There is nothing mysterious about the U.S. immigration crisis, or the presence of twelve million or more illegal aliens, or the fact that many more are coming to a neighborhood near you.
They are coming to the U.S. because they are human beings who have to eat.
They have to eat because they want to live.
They cannot eat and live in their own countries because there are no jobs.
There are no jobs because the monetary policies of the “Washington Consensus” have wrecked their economies.
It has wrecked their economies in order to benefit the financiers who are behind the Washington Consensus, including the ones in their own countries who act as partners in running the lending programs that have caused so much damage.
So what would be more fitting that the bureaucrats and politicians in Washington who approved these policies have the immigrants whose lives they ruined now greeting them with a nod every morning when they show up to mow their lawns, trim their bushes, and repair their homes? Not to mention the ones who are clamoring for social services and amnesty, who march in street demonstrations, who want to bring their relatives into the country with them, who may be starting to claim that the U.S. really belongs to them, and some of whom clog the jails of the border states. Then there are the ones who send billions of dollars home each year to float the economies of their hapless home nations whose domestic economies are so dismally poor.
When I was working at the U.S. Treasury Department there was a joke:
Question: “What did Davy Crockett say when he looked out over the wall of the Alamo?”
Answer: “Where’d all them lawn maintenance guys come from?”
Of course it really isn’t a joke, especially when you realize the extent to which illegal aliens who work for low wages undercut the livelihood of so many American citizens. Or when you consider the human misery the illegals suffer from dislocated families, hiding from the law, being without health care, taking abuse from the criminals who transport them across the borders, or living every day in marginal or even subhuman conditions.
The Washington Consensus is the set of monetary and economic conditions imposed through “Structural Adjustment Programs” on developing nations by the International Monetary Fund, along with similar arrangements imposed by the World Bank and other Western political and economic agencies as conditions of receiving loans.
The SAPs are part of a broader neo-liberal economic agenda euphemistically called “free-market reforms” by newspapers such as the Washington Post. They are the price paid by countries for loans from the international bankers who control large-scale lending to their governments.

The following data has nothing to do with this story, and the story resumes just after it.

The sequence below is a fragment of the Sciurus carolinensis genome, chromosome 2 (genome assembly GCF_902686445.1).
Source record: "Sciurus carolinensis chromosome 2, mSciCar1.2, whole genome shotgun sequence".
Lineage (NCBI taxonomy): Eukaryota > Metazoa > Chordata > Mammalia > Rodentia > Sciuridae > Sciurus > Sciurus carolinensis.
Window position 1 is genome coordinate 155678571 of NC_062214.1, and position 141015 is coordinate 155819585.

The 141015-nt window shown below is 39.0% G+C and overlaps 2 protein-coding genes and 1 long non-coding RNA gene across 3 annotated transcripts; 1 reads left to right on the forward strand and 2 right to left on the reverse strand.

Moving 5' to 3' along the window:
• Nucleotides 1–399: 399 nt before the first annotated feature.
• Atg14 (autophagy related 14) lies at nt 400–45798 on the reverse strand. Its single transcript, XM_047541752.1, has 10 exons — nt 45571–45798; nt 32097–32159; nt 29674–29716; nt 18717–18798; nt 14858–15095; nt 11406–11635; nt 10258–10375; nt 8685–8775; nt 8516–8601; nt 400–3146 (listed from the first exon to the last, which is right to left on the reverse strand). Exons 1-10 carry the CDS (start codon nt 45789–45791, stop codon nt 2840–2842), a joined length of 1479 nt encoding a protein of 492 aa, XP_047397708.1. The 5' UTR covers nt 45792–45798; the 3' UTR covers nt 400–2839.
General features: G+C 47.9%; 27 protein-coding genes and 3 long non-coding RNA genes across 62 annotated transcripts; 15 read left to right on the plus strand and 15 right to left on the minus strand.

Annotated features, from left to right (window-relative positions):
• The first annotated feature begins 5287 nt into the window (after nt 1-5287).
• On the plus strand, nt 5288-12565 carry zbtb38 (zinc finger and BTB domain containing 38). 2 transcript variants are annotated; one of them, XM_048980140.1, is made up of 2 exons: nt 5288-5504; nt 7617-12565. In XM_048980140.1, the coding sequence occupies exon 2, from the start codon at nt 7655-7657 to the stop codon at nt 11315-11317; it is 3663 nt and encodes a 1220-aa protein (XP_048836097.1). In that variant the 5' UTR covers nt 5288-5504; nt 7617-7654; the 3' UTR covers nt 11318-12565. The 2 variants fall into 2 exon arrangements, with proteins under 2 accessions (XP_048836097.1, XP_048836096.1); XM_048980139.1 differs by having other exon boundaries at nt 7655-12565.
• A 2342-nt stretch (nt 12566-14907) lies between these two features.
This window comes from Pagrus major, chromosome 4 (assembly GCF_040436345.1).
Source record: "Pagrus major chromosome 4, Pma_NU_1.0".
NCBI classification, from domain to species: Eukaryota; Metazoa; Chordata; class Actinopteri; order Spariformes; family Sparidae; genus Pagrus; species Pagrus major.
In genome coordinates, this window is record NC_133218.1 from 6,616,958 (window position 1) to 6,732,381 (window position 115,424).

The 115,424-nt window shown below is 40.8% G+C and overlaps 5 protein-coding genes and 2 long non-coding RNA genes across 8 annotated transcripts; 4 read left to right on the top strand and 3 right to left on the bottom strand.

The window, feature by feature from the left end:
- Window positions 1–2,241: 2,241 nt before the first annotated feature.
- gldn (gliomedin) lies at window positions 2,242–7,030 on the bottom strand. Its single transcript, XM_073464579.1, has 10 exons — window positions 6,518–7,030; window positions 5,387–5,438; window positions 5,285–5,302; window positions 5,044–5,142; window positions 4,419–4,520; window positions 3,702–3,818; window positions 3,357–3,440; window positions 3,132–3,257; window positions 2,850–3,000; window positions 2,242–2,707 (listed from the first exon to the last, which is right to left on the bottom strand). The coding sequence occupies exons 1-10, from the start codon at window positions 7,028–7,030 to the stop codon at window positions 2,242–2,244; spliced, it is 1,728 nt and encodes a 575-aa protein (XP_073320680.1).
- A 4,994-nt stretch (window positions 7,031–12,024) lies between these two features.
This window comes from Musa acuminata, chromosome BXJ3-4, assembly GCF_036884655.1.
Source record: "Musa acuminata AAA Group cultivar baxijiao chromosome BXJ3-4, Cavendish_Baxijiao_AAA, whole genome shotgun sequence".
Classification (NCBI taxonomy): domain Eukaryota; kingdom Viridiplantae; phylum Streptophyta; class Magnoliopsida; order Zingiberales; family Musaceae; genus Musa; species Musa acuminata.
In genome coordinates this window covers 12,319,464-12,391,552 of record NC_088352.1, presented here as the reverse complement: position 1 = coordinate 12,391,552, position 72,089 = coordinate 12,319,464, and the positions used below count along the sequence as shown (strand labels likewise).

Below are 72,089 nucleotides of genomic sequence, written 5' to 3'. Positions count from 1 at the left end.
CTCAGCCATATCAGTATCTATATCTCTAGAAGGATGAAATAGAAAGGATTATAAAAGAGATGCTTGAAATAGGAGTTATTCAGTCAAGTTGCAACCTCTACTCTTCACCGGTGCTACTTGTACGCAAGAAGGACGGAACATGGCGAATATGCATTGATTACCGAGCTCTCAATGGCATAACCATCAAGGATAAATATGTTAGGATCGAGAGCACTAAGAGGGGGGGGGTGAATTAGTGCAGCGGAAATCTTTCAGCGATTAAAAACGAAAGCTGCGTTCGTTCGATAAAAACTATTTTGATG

Such programs have deep historic roots. The IMF and World Bank date from the Bretton Woods agreements at the end of World War II. While these agreements aimed at stabilizing the world monetary system and established the dollar as a de facto world reserve currency, they had an underlying intent to ensure a positive trade balance for the United States in order to maintain the full employment economy brought about by World War II.
All the world’s nations were expected to be part of this system. When the Soviet Union refused to participate, giving precedence in the process to U.S. objectives, we declared the start of the Cold War.
The IMF’s SAPs include privatization of public resources and utilities, removal of barriers to investment by transnational corporations, the sale of state assets, elimination of price controls and subsidies from consumer markets, lowered business taxes, and layoffs of state employees. Then there are free-trade agreements such as NAFTA which has destroyed Mexican family agriculture.
The conditions also include a shift of indigenous economies to the production of export commodities, away from local self-sustaining agriculture and small business. This typically results in a mass exodus from rural areas to urban slums and causes poverty, unemployment, and crime. These financial programs benefit the local educated elite who work with the Western agencies and global corporations but cause a deep and permanent stratification among social classes.
The results have been the same everywhere in the world, particularly among the nations of Latin America, Africa, Southern Asia, and Eastern Europe. Everywhere the standard of living suffers for a majority of the local people. Now a worldwide crisis is developing, as the International Labour Organization reports that global unemployment has never been higher.